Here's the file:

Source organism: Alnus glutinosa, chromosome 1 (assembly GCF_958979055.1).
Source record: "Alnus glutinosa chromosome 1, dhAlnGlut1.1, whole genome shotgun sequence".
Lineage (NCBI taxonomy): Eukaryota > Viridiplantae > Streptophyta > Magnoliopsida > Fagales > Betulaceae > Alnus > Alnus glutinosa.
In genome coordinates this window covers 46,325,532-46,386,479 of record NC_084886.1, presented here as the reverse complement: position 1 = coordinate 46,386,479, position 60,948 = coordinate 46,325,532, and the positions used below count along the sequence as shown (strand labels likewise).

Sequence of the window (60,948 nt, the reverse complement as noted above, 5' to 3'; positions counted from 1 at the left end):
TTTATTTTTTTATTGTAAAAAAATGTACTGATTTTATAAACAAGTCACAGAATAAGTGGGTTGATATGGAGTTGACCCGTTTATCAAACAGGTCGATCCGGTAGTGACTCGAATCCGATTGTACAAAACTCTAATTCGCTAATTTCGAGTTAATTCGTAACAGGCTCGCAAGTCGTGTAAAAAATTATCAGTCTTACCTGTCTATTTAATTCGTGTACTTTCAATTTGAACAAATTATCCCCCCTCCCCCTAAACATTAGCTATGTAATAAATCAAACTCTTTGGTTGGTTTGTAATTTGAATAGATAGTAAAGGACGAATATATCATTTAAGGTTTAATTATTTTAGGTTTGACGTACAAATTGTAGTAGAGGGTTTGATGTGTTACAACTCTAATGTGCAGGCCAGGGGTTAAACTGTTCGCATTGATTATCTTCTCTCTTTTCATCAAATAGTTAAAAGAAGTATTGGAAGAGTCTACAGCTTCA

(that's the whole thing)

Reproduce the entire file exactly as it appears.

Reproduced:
Source organism: Alnus glutinosa, chromosome 1 (assembly GCF_958979055.1).
Source record: "Alnus glutinosa chromosome 1, dhAlnGlut1.1, whole genome shotgun sequence".
Lineage (NCBI taxonomy): Eukaryota > Viridiplantae > Streptophyta > Magnoliopsida > Fagales > Betulaceae > Alnus > Alnus glutinosa.
In genome coordinates this window covers 46,325,532-46,386,479 of record NC_084886.1, presented here as the reverse complement: position 1 = coordinate 46,386,479, position 60,948 = coordinate 46,325,532, and the positions used below count along the sequence as shown (strand labels likewise).

Sequence of the window (60,948 nt, the reverse complement as noted above, 5' to 3'; positions counted from 1 at the left end):
TTTATTTTTTTATTGTAAAAAAATGTACTGATTTTATAAACAAGTCACAGAATAAGTGGGTTGATATGGAGTTGACCCGTTTATCAAACAGGTCGATCCGGTAGTGACTCGAATCCGATTGTACAAAACTCTAATTCGCTAATTTCGAGTTAATTCGTAACAGGCTCGCAAGTCGTGTAAAAAATTATCAGTCTTACCTGTCTATTTAATTCGTGTACTTTCAATTTGAACAAATTATCCCCCCTCCCCCTAAACATTAGCTATGTAATAAATCAAACTCTTTGGTTGGTTTGTAATTTGAATAGATAGTAAAGGACGAATATATCATTTAAGGTTTAATTATTTTAGGTTTGACGTACAAATTGTAGTAGAGGGTTTGATGTGTTACAACTCTAATGTGCAGGCCAGGGGTTAAACTGTTCGCATTGATTATCTTCTCTCTTTTCATCAAATAGTTAAAAGAAGTATTGGAAGAGTCTACAGCTTCA